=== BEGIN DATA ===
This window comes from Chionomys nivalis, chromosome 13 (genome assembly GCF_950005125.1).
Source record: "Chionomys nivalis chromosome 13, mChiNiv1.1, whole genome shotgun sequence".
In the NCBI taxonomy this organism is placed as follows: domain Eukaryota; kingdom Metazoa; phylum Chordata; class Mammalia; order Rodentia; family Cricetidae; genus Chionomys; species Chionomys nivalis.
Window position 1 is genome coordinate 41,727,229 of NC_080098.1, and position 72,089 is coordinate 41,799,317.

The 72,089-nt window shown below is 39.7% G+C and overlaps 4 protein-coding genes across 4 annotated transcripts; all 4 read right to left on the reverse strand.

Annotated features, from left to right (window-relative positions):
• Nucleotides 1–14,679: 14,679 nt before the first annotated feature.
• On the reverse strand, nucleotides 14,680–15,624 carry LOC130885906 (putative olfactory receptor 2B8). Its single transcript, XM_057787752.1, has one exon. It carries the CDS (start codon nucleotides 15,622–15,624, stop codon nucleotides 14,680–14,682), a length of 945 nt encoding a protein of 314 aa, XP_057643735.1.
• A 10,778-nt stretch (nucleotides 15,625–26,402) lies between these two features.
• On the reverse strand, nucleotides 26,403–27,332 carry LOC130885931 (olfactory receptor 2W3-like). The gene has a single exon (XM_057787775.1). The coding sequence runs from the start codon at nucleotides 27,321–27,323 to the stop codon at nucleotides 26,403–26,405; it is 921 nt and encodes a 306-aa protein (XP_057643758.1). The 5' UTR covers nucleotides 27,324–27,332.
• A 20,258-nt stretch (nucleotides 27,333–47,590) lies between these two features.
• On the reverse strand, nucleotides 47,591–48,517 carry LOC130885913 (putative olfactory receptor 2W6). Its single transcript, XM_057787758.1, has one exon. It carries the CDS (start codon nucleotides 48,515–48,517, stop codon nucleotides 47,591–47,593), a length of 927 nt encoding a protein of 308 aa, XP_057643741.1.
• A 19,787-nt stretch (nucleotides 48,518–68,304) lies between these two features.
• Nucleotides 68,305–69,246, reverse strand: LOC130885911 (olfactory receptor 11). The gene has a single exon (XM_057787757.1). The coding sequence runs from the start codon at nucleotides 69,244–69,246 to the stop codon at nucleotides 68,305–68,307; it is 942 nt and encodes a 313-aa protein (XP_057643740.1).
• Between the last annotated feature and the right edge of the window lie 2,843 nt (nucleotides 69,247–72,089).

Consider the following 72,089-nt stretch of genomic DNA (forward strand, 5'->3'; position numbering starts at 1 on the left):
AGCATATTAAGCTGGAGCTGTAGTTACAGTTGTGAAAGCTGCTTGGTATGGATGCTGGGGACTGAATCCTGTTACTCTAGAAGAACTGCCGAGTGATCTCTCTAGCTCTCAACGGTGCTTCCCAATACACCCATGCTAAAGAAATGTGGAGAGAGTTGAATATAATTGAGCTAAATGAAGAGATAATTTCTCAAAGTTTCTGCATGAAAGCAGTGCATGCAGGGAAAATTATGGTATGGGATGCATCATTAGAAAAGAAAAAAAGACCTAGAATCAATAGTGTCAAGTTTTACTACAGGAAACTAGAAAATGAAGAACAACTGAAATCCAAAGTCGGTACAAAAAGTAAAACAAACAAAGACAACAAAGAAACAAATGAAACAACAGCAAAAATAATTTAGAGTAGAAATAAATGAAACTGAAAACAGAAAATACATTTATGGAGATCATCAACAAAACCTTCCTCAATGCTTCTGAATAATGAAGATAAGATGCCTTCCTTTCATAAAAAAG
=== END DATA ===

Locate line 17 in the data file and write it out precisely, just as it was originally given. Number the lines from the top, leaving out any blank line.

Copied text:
AGCATATTAAGCTGGAGCTGTAGTTACAGTTGTGAAAGCTGCTTGGTATGGATGCTGGGGACTGAATCCTGTTACTCTAGAAGAACTGCCGAGTGATCTCTCTAGCTCTCAACGGTGCTTCCCAATACACCCATGCTAAAGAAATGTGGAGAGAGTTGAATATAATTGAGCTAAATGAAGAGATAATTTCTCAAAGTTTCTGCATGAAAGCAGTGCATGCAGGGAAAATTATGGTATGGGATGCATCATTAGAAAAGAAAAAAAGACCTAGAATCAATAGTGTCAAGTTTTACTACAGGAAACTAGAAAATGAAGAACAACTGAAATCCAAAGTCGGTACAAAAAGTAAAACAAACAAAGACAACAAAGAAACAAATGAAACAACAGCAAAAATAATTTAGAGTAGAAATAAATGAAACTGAAAACAGAAAATACATTTATGGAGATCATCAACAAAACCTTCCTCAATGCTTCTGAATAATGAAGATAAGATGCCTTCCTTTCATAAAAAAG